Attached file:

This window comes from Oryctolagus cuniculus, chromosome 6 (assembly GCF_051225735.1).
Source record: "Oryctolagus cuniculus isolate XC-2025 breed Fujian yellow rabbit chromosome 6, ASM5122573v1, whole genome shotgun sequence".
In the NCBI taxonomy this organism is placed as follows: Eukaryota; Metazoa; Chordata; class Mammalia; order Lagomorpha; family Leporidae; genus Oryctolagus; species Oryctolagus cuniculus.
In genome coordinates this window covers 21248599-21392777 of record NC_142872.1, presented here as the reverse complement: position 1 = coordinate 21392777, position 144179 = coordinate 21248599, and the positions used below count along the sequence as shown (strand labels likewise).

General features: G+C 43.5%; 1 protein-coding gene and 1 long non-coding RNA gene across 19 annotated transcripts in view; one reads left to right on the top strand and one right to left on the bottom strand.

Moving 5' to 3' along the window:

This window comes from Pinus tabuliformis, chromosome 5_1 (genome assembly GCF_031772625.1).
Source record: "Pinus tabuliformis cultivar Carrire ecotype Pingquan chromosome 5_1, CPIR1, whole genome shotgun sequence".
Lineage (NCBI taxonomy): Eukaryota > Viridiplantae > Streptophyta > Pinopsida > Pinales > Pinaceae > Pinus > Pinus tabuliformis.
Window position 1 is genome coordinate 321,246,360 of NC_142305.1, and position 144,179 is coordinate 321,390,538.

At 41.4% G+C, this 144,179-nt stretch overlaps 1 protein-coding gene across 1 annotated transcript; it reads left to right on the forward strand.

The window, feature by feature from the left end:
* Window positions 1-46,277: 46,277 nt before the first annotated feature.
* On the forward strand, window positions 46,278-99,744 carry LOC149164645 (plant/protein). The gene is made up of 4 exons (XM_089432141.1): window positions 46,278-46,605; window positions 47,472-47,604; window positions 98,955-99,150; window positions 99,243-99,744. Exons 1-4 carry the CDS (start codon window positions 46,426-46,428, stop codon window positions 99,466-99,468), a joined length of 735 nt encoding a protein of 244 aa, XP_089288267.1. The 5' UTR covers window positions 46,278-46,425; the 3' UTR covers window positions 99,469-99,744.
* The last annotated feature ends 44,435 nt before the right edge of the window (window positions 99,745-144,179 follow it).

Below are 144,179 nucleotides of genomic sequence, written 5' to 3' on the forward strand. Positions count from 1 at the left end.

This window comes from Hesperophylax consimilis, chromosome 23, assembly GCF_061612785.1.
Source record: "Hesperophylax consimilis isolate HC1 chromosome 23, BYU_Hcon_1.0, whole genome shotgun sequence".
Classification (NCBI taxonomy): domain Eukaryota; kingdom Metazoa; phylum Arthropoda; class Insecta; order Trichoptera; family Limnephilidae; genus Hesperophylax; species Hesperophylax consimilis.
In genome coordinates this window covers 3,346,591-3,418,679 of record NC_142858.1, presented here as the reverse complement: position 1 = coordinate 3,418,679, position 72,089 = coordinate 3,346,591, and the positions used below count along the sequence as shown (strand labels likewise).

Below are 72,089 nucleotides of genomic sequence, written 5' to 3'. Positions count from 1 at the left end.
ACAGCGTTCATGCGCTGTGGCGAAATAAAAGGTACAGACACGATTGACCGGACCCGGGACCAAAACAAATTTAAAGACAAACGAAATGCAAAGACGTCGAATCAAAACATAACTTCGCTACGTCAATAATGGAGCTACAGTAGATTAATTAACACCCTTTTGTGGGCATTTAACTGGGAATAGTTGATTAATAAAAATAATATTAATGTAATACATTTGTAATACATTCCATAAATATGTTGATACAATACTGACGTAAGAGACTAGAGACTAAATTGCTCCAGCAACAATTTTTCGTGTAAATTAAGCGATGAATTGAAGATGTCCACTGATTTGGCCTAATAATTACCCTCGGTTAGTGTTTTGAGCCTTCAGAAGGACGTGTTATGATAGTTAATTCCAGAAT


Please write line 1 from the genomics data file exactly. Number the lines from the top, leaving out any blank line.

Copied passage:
This window comes from Oryctolagus cuniculus, chromosome 6 (assembly GCF_051225735.1).